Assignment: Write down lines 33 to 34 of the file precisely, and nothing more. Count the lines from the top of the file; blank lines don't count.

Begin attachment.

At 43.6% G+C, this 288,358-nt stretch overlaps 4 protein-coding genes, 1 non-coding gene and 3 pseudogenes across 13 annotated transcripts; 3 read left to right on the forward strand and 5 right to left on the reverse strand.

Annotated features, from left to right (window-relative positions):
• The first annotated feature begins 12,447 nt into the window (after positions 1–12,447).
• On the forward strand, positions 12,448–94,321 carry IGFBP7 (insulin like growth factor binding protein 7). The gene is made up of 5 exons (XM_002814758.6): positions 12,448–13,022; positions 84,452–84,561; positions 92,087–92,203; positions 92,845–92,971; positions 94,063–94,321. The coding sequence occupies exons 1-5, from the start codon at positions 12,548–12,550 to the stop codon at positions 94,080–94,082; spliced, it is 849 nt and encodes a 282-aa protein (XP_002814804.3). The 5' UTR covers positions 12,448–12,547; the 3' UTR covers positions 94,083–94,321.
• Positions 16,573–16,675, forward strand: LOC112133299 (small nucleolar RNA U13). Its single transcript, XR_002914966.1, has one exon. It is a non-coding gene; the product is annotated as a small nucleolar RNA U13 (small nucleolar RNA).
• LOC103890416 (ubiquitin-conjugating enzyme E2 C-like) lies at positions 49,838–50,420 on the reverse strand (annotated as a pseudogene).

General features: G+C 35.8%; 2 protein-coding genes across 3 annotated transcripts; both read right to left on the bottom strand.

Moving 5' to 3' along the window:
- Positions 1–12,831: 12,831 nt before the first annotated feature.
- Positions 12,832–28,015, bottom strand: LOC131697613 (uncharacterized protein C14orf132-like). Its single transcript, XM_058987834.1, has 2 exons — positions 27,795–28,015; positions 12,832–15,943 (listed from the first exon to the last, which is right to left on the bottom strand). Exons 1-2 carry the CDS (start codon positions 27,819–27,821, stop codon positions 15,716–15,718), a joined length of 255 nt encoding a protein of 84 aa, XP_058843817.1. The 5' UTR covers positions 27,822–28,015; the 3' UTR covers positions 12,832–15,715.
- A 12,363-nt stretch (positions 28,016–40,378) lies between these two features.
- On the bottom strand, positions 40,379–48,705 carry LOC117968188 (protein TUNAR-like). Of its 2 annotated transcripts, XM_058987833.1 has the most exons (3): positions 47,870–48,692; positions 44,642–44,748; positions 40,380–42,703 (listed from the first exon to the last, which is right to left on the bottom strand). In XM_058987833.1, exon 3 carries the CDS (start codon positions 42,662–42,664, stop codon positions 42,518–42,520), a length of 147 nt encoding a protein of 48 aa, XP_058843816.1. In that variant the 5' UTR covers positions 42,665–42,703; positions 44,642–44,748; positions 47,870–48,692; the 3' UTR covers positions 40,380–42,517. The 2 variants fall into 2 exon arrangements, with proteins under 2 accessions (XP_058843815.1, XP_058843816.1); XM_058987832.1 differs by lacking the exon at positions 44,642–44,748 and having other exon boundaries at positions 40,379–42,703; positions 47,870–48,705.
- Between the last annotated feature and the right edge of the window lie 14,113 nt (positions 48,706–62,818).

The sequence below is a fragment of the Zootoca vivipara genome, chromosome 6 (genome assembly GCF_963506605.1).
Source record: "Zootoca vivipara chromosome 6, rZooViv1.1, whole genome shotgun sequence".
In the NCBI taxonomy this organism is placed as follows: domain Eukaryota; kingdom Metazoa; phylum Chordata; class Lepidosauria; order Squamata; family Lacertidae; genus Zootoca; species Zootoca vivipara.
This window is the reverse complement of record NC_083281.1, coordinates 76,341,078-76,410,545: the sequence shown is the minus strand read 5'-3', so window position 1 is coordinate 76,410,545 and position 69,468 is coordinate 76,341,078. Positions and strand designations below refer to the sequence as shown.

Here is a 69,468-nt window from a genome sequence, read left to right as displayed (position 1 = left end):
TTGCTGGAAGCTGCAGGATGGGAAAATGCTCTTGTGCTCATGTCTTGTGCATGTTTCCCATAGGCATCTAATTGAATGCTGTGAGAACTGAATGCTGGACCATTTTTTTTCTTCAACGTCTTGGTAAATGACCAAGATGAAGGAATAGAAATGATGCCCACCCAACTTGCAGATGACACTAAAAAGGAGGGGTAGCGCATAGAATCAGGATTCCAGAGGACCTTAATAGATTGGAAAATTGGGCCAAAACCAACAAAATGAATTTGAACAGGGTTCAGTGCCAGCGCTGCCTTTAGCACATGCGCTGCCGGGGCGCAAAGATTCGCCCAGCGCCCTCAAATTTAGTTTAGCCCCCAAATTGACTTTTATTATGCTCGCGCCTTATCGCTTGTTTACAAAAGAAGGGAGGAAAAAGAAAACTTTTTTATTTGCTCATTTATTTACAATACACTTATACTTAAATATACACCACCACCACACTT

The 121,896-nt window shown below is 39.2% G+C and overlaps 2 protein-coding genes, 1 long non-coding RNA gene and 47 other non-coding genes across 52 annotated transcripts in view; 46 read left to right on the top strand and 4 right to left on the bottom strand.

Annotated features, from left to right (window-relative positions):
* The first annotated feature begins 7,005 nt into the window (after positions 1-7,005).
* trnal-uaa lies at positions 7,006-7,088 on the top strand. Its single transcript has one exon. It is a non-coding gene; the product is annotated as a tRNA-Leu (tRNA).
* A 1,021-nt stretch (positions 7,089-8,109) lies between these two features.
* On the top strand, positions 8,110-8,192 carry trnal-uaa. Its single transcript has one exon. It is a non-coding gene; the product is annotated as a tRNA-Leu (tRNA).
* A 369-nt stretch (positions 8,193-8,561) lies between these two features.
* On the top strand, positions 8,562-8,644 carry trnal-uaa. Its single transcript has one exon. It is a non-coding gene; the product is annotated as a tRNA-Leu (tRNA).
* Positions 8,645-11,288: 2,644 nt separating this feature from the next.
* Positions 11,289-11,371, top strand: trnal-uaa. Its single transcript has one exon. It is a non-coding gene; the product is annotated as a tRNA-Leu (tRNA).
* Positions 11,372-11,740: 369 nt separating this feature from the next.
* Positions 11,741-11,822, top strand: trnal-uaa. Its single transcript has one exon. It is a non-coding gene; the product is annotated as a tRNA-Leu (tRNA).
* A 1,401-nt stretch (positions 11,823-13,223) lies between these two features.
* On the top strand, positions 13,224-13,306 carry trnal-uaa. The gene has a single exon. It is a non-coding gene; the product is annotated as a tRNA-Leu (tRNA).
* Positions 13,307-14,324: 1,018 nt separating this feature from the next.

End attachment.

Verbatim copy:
* On the top strand, positions 13,224-13,306 carry trnal-uaa. The gene has a single exon. It is a non-coding gene; the product is annotated as a tRNA-Leu (tRNA).
* Positions 13,307-14,324: 1,018 nt separating this feature from the next.